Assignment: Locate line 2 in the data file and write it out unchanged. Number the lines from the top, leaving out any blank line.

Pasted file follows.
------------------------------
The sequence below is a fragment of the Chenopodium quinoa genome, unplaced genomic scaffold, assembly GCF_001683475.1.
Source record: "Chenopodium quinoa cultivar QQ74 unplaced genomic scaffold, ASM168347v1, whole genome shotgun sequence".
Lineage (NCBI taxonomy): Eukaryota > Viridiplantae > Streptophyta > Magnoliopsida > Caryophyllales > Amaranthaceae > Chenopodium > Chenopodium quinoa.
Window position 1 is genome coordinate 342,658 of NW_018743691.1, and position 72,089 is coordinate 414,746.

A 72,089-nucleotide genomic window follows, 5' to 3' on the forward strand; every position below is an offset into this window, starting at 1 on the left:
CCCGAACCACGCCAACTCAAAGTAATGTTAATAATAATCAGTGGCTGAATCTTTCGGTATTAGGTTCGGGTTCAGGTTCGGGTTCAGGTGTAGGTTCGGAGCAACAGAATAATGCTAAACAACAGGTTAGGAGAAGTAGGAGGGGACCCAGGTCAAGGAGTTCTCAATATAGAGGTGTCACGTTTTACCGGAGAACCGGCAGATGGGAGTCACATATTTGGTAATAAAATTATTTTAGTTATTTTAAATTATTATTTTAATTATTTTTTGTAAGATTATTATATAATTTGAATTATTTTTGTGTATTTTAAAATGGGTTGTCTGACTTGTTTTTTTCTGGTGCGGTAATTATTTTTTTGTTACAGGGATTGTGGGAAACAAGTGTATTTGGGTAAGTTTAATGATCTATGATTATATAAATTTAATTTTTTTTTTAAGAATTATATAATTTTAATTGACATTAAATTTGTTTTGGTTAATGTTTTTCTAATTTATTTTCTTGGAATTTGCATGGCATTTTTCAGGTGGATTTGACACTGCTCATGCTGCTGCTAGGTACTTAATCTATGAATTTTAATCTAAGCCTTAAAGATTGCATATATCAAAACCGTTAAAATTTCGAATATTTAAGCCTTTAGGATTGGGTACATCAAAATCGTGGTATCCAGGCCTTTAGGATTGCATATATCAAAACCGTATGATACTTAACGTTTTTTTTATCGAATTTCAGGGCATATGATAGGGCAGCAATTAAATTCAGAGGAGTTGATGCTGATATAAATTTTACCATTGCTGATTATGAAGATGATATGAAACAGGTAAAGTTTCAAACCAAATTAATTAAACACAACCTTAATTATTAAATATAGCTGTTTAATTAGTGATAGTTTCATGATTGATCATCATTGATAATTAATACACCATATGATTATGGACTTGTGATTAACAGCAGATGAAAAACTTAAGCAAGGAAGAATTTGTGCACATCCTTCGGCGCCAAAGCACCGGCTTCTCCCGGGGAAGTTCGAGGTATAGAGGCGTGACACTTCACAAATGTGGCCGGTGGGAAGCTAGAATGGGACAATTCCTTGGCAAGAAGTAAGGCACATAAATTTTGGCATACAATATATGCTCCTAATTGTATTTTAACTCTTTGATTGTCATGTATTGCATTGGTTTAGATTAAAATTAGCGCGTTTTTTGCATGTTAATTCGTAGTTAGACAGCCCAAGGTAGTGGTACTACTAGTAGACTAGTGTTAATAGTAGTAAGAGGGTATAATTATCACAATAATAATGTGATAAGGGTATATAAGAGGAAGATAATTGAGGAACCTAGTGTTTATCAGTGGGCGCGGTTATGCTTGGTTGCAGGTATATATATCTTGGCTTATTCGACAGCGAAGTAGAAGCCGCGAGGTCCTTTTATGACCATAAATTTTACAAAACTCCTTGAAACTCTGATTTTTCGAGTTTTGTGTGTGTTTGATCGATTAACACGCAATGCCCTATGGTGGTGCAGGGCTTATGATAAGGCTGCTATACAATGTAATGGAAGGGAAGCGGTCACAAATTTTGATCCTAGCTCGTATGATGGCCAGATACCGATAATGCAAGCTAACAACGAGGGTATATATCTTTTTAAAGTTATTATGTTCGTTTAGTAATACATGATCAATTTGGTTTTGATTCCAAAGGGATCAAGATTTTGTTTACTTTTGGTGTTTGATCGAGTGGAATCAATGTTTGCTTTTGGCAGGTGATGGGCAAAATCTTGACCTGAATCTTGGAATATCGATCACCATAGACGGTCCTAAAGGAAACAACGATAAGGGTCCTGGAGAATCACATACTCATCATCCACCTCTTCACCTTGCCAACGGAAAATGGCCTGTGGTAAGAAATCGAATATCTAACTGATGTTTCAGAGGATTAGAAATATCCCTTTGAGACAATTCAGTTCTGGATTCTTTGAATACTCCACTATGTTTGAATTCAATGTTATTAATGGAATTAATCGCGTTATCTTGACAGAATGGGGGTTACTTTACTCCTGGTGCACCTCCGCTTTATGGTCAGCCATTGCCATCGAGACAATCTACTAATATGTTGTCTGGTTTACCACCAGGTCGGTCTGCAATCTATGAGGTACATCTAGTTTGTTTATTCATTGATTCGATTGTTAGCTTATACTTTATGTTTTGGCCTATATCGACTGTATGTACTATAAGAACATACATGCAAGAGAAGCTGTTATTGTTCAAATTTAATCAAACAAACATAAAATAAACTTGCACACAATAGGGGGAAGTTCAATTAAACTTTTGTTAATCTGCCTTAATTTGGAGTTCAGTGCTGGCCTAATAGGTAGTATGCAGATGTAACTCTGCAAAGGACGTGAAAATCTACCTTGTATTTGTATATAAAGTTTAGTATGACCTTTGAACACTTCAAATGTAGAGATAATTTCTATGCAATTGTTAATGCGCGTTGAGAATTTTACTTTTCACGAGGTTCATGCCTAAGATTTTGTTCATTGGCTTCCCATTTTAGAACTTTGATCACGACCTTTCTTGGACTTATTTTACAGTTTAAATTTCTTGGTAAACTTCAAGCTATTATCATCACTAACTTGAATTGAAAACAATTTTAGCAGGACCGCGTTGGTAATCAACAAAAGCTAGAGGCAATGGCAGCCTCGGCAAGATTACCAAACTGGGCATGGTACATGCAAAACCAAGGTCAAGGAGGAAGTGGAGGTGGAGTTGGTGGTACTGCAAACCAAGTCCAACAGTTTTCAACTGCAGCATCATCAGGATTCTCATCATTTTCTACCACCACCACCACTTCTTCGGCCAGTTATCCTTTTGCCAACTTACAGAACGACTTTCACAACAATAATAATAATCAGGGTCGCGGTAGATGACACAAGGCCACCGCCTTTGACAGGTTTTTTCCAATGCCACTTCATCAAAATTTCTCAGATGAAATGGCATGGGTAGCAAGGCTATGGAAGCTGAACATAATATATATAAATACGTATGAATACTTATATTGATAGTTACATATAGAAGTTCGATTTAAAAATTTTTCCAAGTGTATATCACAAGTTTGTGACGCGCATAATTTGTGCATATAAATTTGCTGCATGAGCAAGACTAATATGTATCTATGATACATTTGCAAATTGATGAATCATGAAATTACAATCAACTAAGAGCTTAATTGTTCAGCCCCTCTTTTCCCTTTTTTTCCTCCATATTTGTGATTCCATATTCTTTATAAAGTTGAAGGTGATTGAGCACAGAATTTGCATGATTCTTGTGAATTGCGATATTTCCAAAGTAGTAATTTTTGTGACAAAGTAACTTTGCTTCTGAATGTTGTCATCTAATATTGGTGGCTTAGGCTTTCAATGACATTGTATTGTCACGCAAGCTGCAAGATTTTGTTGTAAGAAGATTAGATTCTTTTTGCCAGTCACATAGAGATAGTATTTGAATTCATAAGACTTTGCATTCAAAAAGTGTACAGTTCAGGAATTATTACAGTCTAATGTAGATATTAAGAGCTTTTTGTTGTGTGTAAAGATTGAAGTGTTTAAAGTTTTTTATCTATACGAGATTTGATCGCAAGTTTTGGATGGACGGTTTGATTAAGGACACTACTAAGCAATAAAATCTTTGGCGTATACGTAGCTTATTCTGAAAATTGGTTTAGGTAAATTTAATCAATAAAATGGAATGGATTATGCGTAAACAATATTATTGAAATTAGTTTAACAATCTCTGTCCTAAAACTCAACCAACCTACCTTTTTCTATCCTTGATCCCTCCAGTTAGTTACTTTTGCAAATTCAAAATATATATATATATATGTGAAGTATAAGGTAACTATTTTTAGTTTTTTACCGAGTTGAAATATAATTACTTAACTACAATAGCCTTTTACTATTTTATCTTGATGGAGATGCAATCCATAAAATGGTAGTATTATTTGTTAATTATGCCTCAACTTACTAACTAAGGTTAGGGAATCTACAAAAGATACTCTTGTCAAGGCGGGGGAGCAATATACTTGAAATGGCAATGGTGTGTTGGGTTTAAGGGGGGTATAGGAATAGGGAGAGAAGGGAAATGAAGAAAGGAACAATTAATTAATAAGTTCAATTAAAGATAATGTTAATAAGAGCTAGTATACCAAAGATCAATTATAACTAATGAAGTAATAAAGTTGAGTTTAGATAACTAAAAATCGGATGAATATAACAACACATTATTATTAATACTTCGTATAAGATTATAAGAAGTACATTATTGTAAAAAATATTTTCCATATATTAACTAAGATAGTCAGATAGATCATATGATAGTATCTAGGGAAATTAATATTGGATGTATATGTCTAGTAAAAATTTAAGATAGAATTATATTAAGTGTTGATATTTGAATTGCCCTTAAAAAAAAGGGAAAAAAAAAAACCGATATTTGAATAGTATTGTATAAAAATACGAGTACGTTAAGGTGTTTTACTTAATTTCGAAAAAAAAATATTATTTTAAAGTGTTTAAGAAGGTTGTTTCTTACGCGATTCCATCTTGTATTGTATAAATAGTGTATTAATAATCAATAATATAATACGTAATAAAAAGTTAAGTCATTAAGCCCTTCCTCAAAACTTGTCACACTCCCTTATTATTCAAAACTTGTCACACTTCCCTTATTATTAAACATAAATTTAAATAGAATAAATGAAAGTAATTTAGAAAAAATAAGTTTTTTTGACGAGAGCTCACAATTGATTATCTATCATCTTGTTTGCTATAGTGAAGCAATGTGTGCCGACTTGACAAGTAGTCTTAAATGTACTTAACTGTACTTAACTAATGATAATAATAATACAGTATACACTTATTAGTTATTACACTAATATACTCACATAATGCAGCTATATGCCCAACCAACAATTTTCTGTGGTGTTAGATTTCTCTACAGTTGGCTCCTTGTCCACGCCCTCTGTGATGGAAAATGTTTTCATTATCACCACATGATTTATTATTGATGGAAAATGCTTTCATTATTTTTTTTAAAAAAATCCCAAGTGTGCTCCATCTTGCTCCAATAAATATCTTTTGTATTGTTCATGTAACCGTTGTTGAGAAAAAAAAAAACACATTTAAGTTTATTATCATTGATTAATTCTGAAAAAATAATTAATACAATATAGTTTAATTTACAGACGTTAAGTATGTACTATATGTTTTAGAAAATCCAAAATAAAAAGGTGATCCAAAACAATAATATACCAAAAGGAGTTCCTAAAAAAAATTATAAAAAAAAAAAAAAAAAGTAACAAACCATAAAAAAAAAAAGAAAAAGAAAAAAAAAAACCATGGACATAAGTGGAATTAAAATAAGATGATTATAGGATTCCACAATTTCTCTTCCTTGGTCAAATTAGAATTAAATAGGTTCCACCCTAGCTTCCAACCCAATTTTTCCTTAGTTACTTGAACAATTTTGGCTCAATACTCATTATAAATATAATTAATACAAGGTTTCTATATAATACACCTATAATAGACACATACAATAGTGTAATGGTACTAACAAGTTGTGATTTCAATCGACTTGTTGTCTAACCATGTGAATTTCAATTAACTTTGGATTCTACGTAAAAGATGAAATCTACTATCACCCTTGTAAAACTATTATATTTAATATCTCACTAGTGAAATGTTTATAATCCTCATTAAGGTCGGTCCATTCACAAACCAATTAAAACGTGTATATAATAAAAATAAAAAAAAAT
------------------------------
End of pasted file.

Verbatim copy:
Source record: "Chenopodium quinoa cultivar QQ74 unplaced genomic scaffold, ASM168347v1, whole genome shotgun sequence".